R410A HFC Blend refrigerant of R32 / R125

R410A operating at higher pressures offers a bigger punch meaning a higher performance can be obtained from relatively smaller equipment, although its efficiency is about the same as R134a. It is predominantly used for low cost chillers with fully sealed (hermetic) systems. This has led to a market seeing an increasing dominance of R410A chillers of increasing capacity, using multiple scroll compressors and brazed plate heat exchangers, neither of which lead to an effective longevity much past 8 - 10 years reliable service, but generally such equipment is cheap, if longevity is less of a concern - so good for Tenants (and Accountants!), not so good for Landlords and property owners.

Also for R410A and a significant problem, we expect anyway from next year, is that there is no viable replacement that is not flammable, or at least mildly flammable. Presently the makers are not marketing the R410A characteristic replacements under development as suitable for retrofit. Indeed anyone who does do this should be aware and take appropriate steps to demonstrate they have properly risk assessed the fire risk aspect.

Those in our industry sector addicted to R410A not just for chillers, but also Close Control and Multiple split systems (VRF / VRV) have a real dilemma, and seemingly an entire sub-industry has buried its collective head in the sand on this subject.

A Salutary Lesson

Flammable refrigerants are not new to our industry, indeed hydrocarbon refrigerants (Isobutane R600) have been commonly used in domestic fridges since around 2000.

Although the Public Enquiry has only just begun, for Grenfell Tower, it is certain knowledge the fire started in a fridge freezer, and from discussions with others in the industry this was a Hydrocarbon gas charged fridge, but we do not yet know if this fire was burning of the refrigerant or possibly the insulations. The Public Enquiry has identified finding the source reason for the fire as a key requirement, so this should become known in due course. As of January 2019 the precise source of this terrible fire is still not known.

Regardless, personally I am not so sure filling our commercial buildings with significant quantities of flammable, albeit mildly flammable, gases is such a good idea.

HFO Refrigerants - HydroFluoroOlefin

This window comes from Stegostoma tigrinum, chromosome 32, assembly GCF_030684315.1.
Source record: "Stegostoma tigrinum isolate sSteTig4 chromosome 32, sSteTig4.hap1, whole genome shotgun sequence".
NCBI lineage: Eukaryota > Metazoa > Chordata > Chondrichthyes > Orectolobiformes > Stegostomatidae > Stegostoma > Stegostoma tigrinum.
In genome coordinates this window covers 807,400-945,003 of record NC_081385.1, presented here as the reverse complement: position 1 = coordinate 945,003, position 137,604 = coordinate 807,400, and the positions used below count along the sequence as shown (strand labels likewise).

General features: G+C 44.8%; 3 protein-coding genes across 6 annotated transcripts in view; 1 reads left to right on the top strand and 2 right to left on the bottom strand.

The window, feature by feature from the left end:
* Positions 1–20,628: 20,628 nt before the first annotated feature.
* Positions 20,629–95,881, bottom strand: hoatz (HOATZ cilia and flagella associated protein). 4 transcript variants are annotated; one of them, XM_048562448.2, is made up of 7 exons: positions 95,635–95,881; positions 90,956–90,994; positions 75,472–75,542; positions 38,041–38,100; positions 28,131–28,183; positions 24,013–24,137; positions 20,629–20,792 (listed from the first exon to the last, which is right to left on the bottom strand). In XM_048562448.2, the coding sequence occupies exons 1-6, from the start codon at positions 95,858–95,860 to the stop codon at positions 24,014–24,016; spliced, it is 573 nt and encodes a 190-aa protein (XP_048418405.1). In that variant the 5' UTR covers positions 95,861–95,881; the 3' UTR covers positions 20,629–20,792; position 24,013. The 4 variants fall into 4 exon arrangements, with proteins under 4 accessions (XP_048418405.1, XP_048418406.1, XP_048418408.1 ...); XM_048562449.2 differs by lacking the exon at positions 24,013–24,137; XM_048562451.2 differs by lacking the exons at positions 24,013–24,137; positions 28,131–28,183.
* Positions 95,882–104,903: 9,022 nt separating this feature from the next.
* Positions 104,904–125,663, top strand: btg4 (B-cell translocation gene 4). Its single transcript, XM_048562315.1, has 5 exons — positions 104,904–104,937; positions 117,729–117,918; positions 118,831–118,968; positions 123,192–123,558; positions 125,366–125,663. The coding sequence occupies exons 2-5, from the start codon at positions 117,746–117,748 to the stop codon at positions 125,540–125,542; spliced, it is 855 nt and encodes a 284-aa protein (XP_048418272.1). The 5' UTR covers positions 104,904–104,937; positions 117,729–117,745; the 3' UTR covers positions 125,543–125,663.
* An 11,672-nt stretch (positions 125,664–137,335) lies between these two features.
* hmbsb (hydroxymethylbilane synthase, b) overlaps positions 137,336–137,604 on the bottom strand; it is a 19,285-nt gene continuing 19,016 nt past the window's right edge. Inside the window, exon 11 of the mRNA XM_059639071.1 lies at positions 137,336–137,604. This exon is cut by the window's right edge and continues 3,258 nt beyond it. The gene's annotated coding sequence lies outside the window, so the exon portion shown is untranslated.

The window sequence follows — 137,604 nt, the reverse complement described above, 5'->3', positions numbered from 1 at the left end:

Following the discovery that HFC refrigerants, the former saviours from Ozone depleting CFCs - R12, R502 & HCFC R22, had equally bad environmental affects from their global warming impact, the latest set of refrigerants are known as HFOs.

All HFOs, applied neat, are at least mildly flammable, i.e. will burn and sustain burning without an external flame source. Most HFCs will burn, but only if held to burn with another fire source. Diluting HFOs, as is the case with R513A, results in a non-self sustaining flammable mixture, so is deemed safe in this regard in the same way as HFCs and prior to that CFCs / HCFCs were.

R32 Pure single molecule HFO refrigerant (not a blend)

I felt R32 merited its own mention because certain large manufacturers are using it for small split AC systems. R32 is one part of the two gases (R32 / R125) making up R410A, and is the low GWP part. But it is mildly flammable. As a result there is a risk of gas accumulation in any enclosed space using it, whereby an indoor unit could leak and leave a dangerously flammable mix present in the room. For this reason R32 split systems have a formula for minimum room size -v- maximum refrigerant charge size. Presently this rules out use of R32 for close control and multi split (VRF / VRV) type units.

R32 is also a very high pressure refrigerant, requiring a higher standard of engineering and installation for the system using it.

R1234ZE Pure single molecule HFO refrigerant (not a blend) GWP ~ 6

R1234ZE is intended to replace R134a, but ideally for equipment where re-design can take account of both a 20% reduction in refrigeration capacity (for a slight improvement in operating efficiency), and where suitable design precautions have been taken to allow use of a mildly flammable gas.

At the present time we believe R513A which is a blend of HFC R134a & HFO R1234ZE, offers a more effective medium term solution for retrofit.

R1234YF Pure single molecule HFO refrigerant (not a blend) GWP ~ <1

R1234YF is a similar molecule to R1234ZE, but is more complex and therefore expensive to manufacture, however it has proven effective as a replacement for R134a in automotive air conditioning applications. It is not in widespread use presently for other retrofit situations. Like R1234ZE it is also mildly flammable.

R513A as duty replacement for R134a A blend of R134a / R1234ZE

HFCs R134a did surpass R513A on price in early 2018. We have undertaken several R513A projects and it is working very well. We are informed by the makers / distributors (Chemours / Climalife) that R513a (also known under its Trade name Opteon XP10) offers the same technical performance as R134a.